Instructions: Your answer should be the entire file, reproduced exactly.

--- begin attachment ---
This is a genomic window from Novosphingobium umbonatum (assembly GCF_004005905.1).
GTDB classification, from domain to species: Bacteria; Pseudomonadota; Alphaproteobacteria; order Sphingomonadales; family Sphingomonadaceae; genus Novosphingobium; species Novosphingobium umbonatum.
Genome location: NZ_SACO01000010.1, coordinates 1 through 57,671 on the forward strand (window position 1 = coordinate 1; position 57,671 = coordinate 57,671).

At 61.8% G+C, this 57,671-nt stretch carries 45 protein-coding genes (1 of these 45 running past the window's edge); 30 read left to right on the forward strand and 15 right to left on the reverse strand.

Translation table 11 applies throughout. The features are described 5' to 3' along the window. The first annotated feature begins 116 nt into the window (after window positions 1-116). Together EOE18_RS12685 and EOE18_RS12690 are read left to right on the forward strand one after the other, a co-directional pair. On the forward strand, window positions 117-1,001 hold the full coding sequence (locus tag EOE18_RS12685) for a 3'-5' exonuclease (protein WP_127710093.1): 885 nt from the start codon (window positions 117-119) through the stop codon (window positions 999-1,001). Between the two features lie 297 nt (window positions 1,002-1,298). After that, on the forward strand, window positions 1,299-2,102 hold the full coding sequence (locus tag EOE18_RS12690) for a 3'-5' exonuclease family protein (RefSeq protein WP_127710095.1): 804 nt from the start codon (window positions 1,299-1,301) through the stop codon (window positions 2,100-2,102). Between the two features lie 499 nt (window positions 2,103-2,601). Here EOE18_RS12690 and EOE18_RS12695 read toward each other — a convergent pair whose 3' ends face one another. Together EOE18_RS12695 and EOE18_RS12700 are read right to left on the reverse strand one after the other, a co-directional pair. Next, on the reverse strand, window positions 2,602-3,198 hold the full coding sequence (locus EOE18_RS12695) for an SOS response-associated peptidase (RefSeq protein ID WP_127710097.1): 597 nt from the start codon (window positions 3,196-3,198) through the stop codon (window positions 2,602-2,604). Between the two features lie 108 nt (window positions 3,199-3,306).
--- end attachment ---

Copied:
This is a genomic window from Novosphingobium umbonatum (assembly GCF_004005905.1).
GTDB classification, from domain to species: Bacteria; Pseudomonadota; Alphaproteobacteria; order Sphingomonadales; family Sphingomonadaceae; genus Novosphingobium; species Novosphingobium umbonatum.
Genome location: NZ_SACO01000010.1, coordinates 1 through 57,671 on the forward strand (window position 1 = coordinate 1; position 57,671 = coordinate 57,671).

At 61.8% G+C, this 57,671-nt stretch carries 45 protein-coding genes (1 of these 45 running past the window's edge); 30 read left to right on the forward strand and 15 right to left on the reverse strand.

Translation table 11 applies throughout. The features are described 5' to 3' along the window. The first annotated feature begins 116 nt into the window (after window positions 1-116). Together EOE18_RS12685 and EOE18_RS12690 are read left to right on the forward strand one after the other, a co-directional pair. On the forward strand, window positions 117-1,001 hold the full coding sequence (locus tag EOE18_RS12685) for a 3'-5' exonuclease (protein WP_127710093.1): 885 nt from the start codon (window positions 117-119) through the stop codon (window positions 999-1,001). Between the two features lie 297 nt (window positions 1,002-1,298). After that, on the forward strand, window positions 1,299-2,102 hold the full coding sequence (locus tag EOE18_RS12690) for a 3'-5' exonuclease family protein (RefSeq protein WP_127710095.1): 804 nt from the start codon (window positions 1,299-1,301) through the stop codon (window positions 2,100-2,102). Between the two features lie 499 nt (window positions 2,103-2,601). Here EOE18_RS12690 and EOE18_RS12695 read toward each other — a convergent pair whose 3' ends face one another. Together EOE18_RS12695 and EOE18_RS12700 are read right to left on the reverse strand one after the other, a co-directional pair. Next, on the reverse strand, window positions 2,602-3,198 hold the full coding sequence (locus EOE18_RS12695) for an SOS response-associated peptidase (RefSeq protein ID WP_127710097.1): 597 nt from the start codon (window positions 3,196-3,198) through the stop codon (window positions 2,602-2,604). Between the two features lie 108 nt (window positions 3,199-3,306).